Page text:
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The exuberant work of artist Keith Haring (1958–1990) crosses the boundaries between street and fine art. Haring first began his career as a graffiti artist in the 1980s, making his signature drawings in white chalk throughout the streets and subways of New York City. Employing a cartoonish vocabulary of hearts, flying saucers, babies, and Mickey Mouse heads, Haring’s themes included drug addiction, the fear of nuclear annihilation, and social justice. With its dynamic, bold forms and energetic execution, this body of work soon brought him to the attention of the art world, alongside peers such as Jean-Michel Basquiat.\r
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\rIn Untitled #3, a large-scale drawing made in 1987, Haring employs the simplified outline of multiple interconnected human figures, a motif which recurs throughout his practice. The forms are delineated with sumi, a rich, black ink often used in calligraphy, which creates a stark contrast between figure and ground. It was included in a solo exhibition of Haring’s work at Michael Kohn Gallery, Los Angeles in 1988. In the catalogue, curator Dan Cameron noted the openness of this work to multiple interpretations: “Haring’s new paintings achieve a state of diagrammatic clarity that is peculiarly masked by their lack of specific references. We know we are looking at a codified depiction of our own society, but there is no sense of “us” or “them” to protect us from our own self–incriminations (…) Haring’s best work imposes nothing on the hopeless viewer, preferring to let each one script a scenario or circumstance that best suits his or her situation.”\r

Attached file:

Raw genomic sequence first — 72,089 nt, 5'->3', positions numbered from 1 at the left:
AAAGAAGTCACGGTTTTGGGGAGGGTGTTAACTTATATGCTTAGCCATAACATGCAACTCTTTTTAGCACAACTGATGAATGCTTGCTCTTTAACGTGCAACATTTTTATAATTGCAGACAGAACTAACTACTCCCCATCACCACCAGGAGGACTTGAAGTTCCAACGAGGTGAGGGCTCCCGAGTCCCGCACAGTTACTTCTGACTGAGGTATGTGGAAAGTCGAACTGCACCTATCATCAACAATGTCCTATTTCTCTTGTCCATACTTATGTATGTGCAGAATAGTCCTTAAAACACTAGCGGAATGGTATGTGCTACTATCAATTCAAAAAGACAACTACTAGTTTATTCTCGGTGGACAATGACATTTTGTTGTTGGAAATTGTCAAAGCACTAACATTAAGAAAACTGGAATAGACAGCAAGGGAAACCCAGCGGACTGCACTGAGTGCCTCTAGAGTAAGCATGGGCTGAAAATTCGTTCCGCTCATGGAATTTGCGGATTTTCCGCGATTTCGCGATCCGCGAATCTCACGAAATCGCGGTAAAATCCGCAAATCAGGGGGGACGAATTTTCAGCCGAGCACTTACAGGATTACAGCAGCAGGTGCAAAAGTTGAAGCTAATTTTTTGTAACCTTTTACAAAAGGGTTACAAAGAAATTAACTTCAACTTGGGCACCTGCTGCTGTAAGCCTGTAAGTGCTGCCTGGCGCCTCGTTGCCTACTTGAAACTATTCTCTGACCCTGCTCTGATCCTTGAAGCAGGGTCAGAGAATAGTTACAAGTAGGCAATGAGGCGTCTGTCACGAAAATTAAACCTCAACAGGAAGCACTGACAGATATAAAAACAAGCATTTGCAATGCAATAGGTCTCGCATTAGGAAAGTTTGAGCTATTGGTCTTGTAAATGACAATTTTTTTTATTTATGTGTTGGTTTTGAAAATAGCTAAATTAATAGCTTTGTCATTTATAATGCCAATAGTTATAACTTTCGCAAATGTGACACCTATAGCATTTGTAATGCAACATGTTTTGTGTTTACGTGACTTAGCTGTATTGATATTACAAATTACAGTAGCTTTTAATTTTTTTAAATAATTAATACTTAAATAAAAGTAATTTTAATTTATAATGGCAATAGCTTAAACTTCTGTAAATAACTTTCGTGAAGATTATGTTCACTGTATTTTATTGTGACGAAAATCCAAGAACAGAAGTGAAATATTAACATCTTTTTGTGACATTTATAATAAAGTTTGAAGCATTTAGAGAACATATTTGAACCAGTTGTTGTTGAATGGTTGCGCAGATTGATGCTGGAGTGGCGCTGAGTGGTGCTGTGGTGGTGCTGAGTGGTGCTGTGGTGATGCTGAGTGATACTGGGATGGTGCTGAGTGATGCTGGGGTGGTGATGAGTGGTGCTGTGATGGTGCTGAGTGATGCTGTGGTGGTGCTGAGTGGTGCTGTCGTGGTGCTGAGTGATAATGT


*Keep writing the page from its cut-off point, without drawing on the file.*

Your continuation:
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\rUntitled #3 emanates the effervescent energy of Haring’s best drawings and is an excellent example of the artist’s late work.
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\rCameron, Dan. “Keith Haring: The Cult of Awakening.” Keith Haring: 1988. New York: Martin Lawrence Limited Editions, 1988. 13. Print.\r
\rBlinder, Martin S. Introduction. Keith Haring: 1988. New York: Martin Lawrence Limited Editions, 1988. 7. Print.